In the decades since Park Chung-hee’s death, the legacy of developmentalism has come to overshadow the oppressive politics of the 1970s.
WON'T GET FOOLED AGAIN
Ultimately, of course, it was Park Chung-hee’s daughter, Park Geun-hye, who benefitted most from the nostalgia boom. She rode her father’s popularity to victory in successive parliamentary elections and finally, in 2012, to the presidency itself. Many older Koreans still remembered her fondly from the 1970s, when she served for five years as a surrogate first lady in the wake of her mother’s death from a bullet meant for her father; even younger Koreans, who had grown up with a largely positive image of Park Chung-hee, tended to read that image into his daughter. Park Geun-hye did everything possible to encourage such thinking, often mentioning or quoting her father in her campaigns and emphasizing her years of experience at her father’s side. For her supporters, she was the heiress to a royal political family and legacy—the Ttanim, or “Honored Daughter,” of the country’s most venerated leader.
It is surely one of the greatest ironies in South Korean history, then, that as president, Park Geun-hye’s singular achievement was to deflate, if not destroy, the very nostalgia that helped elevate her to power. Precisely because of her close association with her father, her unpopular presidency was a reminder of many of the worst aspects of his rule, especially the use of government power to control or stifle dissent. One of the current allegations against her, for example, is that she ordered the compilation of a blacklist, which featured as many as 9,000 cultural figures to be controlled or disciplined for perceived opposition to her government. Other charges, including bribery and extortion from major chaebol such as Samsung, have put on full display the hazards of the symbiotic relationship between South Korean government and big business, which her father had deliberately forged as part of his developmental strategy. And finally, the relationship at the heart of the scandal that led to Park Geun-hye’s impeachment—that between her and her friend, Choi Soon-sil—has also been traced back to the Park Chung-hee period. Choi’s father, Choi Tae-min, had begun serving as a mentor to Park Geun-hye in the 1970s, which is when he and his family first began their attempts to influence government policy for their own enrichment.
Despite the failure of his daughter’s presidency, Park Chung-hee will continue to be regarded as a pivotal figure in modern Korean history. And as was abundantly clear from the pro-Park Geun-hye demonstrations that followed her impeachment, there is still a dedicated and vocal minority, comprising mainly older Koreans, who continue to revere the father and, by extension, the daughter. Indeed the new president Moon acknowledged this fact by paying a respectful public visit to Park Chung-hee’s grave early last month, shortly after securing his party’s nomination.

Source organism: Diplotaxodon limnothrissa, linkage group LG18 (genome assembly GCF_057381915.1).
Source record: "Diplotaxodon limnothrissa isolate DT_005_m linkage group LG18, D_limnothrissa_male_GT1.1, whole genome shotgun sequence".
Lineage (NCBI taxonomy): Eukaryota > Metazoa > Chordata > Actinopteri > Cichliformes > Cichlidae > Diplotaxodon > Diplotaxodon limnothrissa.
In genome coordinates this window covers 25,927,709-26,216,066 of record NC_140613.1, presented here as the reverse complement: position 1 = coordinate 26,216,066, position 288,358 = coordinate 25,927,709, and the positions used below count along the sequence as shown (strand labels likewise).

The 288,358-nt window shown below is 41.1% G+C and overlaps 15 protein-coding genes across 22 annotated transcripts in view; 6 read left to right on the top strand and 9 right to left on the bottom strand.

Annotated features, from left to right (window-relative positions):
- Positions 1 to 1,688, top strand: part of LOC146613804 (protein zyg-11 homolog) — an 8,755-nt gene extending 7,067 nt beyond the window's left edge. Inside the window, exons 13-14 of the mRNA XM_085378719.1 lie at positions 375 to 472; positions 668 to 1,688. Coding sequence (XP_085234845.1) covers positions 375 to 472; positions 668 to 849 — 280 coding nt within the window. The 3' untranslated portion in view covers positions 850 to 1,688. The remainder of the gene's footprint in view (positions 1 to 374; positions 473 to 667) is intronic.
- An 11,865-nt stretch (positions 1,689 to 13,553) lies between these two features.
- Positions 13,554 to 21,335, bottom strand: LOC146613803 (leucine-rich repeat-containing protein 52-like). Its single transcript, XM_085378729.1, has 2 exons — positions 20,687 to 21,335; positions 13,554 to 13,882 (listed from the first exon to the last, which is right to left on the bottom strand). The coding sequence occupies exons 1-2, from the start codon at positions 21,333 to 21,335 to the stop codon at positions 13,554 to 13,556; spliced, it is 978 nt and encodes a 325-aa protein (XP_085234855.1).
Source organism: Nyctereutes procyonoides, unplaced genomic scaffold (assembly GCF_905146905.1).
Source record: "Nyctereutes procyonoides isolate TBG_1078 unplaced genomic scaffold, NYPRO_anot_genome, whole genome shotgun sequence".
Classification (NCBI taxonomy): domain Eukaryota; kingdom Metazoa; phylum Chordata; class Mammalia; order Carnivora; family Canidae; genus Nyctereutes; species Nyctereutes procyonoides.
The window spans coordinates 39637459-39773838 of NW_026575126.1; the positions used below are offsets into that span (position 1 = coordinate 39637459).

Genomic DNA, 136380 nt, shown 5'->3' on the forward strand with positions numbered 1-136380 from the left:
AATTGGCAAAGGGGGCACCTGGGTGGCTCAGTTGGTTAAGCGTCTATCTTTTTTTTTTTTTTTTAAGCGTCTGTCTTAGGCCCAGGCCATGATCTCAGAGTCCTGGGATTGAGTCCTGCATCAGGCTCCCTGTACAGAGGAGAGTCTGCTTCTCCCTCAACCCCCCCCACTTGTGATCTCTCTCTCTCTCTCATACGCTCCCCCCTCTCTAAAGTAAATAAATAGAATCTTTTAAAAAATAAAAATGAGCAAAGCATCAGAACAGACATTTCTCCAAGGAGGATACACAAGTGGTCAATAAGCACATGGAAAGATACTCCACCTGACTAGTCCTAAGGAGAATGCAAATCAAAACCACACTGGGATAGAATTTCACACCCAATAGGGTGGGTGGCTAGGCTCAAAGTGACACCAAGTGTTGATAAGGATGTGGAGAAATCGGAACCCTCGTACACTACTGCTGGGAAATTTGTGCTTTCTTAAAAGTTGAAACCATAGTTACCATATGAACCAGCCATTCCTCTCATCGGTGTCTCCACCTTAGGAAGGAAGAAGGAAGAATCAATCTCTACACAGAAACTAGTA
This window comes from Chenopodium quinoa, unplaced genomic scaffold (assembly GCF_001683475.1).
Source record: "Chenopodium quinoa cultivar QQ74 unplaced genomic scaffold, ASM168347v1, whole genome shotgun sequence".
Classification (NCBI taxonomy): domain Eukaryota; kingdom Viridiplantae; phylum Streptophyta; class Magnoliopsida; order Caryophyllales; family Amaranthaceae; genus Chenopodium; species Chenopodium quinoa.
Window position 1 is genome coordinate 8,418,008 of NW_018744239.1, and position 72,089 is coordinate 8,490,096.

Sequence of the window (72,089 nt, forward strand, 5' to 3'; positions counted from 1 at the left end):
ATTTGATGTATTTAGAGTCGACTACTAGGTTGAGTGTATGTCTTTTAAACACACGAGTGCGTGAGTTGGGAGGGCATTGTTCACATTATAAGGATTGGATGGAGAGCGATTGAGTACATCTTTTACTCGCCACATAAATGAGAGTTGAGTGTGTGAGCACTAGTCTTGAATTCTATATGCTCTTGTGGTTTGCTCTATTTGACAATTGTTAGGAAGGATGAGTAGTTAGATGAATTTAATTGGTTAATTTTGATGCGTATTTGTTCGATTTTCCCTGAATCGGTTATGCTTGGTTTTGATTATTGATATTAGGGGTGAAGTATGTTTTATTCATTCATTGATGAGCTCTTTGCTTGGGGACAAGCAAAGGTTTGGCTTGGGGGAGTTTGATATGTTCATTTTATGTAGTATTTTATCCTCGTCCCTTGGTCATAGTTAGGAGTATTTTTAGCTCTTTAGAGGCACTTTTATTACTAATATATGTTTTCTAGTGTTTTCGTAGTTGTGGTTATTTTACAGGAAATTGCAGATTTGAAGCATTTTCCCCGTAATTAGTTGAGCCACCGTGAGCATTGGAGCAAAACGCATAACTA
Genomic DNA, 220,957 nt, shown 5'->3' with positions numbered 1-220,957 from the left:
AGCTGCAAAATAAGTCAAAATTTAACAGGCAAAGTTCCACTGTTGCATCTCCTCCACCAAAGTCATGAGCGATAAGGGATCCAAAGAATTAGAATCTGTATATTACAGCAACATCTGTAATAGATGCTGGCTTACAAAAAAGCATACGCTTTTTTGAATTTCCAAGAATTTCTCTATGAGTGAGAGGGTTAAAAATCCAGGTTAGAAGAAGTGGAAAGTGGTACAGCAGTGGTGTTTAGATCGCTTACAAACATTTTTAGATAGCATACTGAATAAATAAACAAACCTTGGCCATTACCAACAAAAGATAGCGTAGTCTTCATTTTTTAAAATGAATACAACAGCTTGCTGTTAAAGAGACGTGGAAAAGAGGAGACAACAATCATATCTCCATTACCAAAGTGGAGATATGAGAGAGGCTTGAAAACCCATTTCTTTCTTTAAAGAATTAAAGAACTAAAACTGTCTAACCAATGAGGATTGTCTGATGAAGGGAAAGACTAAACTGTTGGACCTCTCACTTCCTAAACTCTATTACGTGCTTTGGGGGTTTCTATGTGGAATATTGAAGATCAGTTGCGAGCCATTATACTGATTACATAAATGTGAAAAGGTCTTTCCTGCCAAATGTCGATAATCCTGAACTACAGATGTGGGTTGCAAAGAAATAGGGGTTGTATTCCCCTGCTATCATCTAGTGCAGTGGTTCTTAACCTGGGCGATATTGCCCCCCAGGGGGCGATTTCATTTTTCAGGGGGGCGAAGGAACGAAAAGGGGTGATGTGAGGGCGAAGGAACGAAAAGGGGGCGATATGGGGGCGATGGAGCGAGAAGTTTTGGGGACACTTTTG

But even given her father’s historical importance—and the reverence in which a dedicated minority of Koreans continues to hold him—it seems likely that Park Geun-hye’s presidency has put a significant dent in the Park Chung-hee nostalgia boom that carried her to the Blue House, thereby limiting its ability to influence politics in the future. For younger Koreans especially, who came of age at the height of the boom, disillusionment with the daughter may well bring with it a more critical and balanced reappraisal of the father.
Today, given the overwhelming popular consensus for change that propelled the impeachment and informed the recent election, it is difficult to imagine that the new president will not make a serious attempt to reform the entrenched system of corrupt government-business relations that grew out of the 1970s. Moon is also likely to center his North Korean policy more on engagement than confrontation, a practice that Park Chung-hee honored more in the breach than in the observance.
Furthermore, this change comes at a time when South Korea’s most capable economists and government planners—at the prestigious Korea Development Institute and elsewhere—are struggling to devise a new strategy for economic growth to meet the challenges of a very different international environment from that of the 1970s. They now face a global economy in which services and information technologies prevail, and which may in fact require a serious revamping or abandonment of South Korea’s older industrial export-based economy. All things considered, it may well be that the long Park Chung-hee period is finally drawing to a close.